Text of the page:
Maryland Lawmaker: Officials Misled on Ransomware Attack
A leading Maryland lawmaker said Thursday that top legislators were misled about the seriousness of a cyberattack on the state health department.
Sen. Paul Pinsky criticized Maryland Chief Information Security Officer Chip Stewart during a hearing on Thursday, a day after Stewart announced that the Dec. 4 attack involved ransomware.
Pinsky, who chairs the Senate Education, Health and Environmental Affairs Committee, cited a Dec. 22 briefing he participated in about the attack with House Speaker Adrienne Jones and Senate President Bill Ferguson. At the time, he said, Stewart only called it “an incident” and neglected to say it was a ransomware attack, even though he knew it was at the time.
“You basically misinformed them,” said Pinsky, a Prince George’s County Democrat. “You were dishonest and the governor’s staff was there, too, and I don’t know who was part of this collaboration to misinform or disinform the public and the legislature, but I think there’s got to be an accounting, and while we can’t bring up perjury — this is not a court of law — I think it’s shameful.”
Stewart said he remembered the briefing differently.
“I will apologize if this seems to be an attempt to mislead,” Stewart said. “It is certainly not that. So, we’ve kept details of what occurred very close to the chest, because it’s a criminal investigation and having those details come out could impede our ability to contain and mitigate the incident.”
Michael Ricci, Gov. Larry Hogan’s spokesman, said Pinsky was wrong to say the lawmakers were misled.
“He’s wrong about that, but it certainly wouldn’t be the first time Mr. Pinsky has tried to manipulate a situation for political gain,” Ricci said.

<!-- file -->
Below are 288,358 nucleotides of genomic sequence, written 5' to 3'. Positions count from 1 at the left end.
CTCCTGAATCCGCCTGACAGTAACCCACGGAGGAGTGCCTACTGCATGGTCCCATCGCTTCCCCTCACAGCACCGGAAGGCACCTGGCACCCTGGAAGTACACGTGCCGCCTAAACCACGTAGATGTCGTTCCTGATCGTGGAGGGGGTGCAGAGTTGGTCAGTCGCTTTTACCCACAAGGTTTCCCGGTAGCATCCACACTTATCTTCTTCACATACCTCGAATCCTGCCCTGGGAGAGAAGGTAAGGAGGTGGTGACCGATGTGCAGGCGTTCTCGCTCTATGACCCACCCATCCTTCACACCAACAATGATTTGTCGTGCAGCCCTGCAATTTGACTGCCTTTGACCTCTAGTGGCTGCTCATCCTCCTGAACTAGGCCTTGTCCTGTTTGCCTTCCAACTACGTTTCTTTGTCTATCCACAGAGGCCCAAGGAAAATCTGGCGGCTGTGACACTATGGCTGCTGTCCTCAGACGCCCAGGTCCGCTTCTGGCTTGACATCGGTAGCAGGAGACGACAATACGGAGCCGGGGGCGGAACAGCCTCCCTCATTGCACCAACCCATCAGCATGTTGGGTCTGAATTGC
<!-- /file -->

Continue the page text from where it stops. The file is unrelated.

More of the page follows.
Lawmakers also have long been critical about a lack of transparency regarding the administration’s purchase of 500,000 COVID-19 tests from South Korea in 2020.
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During the hearing, Pinsky criticized the handling of the ransomware attack for not being transparent.
“Mr. Stewart, I’ve seen enough dancing,” Pinsky said. “You know, I’ve heard 40 minutes of dancing, and apparently I heard dancing on Dec. 22, and the public should expect more than that.”
Stewart announced Wednesday that the disruption affecting the release of data on the state’s coronavirus website was caused by a ransomware attack that involved a demand for payment, which was not paid.
Pinsky wanted to know what took so long.
“Why did that happen yesterday, when we’ve had six weeks prior to that? And it’s unfortunate that we don’t know what to tell the public,” Pinsky said. “People are asking us, and we don’t know who to point to to say you can trust.”
In his announcement Wednesday, Stewart said the health department was able to isolate and contain its systems within several hours of first detecting the attack. He said an ongoing investigation has not identified evidence of unauthorized access to or acquisition of state data.